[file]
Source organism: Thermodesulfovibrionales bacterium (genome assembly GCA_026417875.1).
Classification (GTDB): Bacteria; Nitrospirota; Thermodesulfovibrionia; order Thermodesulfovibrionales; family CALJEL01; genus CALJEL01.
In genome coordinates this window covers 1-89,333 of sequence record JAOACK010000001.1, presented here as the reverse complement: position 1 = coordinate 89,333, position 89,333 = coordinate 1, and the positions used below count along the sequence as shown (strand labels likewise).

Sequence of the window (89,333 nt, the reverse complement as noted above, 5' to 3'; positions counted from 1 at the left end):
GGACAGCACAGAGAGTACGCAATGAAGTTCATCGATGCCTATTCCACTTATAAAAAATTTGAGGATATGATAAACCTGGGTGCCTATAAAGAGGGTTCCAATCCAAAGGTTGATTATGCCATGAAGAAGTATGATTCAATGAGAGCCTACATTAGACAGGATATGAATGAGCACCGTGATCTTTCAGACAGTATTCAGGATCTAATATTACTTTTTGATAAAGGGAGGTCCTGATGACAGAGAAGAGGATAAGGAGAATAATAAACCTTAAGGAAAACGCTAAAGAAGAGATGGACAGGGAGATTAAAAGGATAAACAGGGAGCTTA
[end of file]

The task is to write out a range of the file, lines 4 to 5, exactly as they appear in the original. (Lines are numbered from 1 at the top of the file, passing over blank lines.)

Sequence of the window (89,333 nt, the reverse complement as noted above, 5' to 3'; positions counted from 1 at the left end):
GGACAGCACAGAGAGTACGCAATGAAGTTCATCGATGCCTATTCCACTTATAAAAAATTTGAGGATATGATAAACCTGGGTGCCTATAAAGAGGGTTCCAATCCAAAGGTTGATTATGCCATGAAGAAGTATGATTCAATGAGAGCCTACATTAGACAGGATATGAATGAGCACCGTGATCTTTCAGACAGTATTCAGGATCTAATATTACTTTTTGATAAAGGGAGGTCCTGATGACAGAGAAGAGGATAAGGAGAATAATAAACCTTAAGGAAAACGCTAAAGAAGAGATGGACAGGGAGATTAAAAGGATAAACAGGGAGCTTA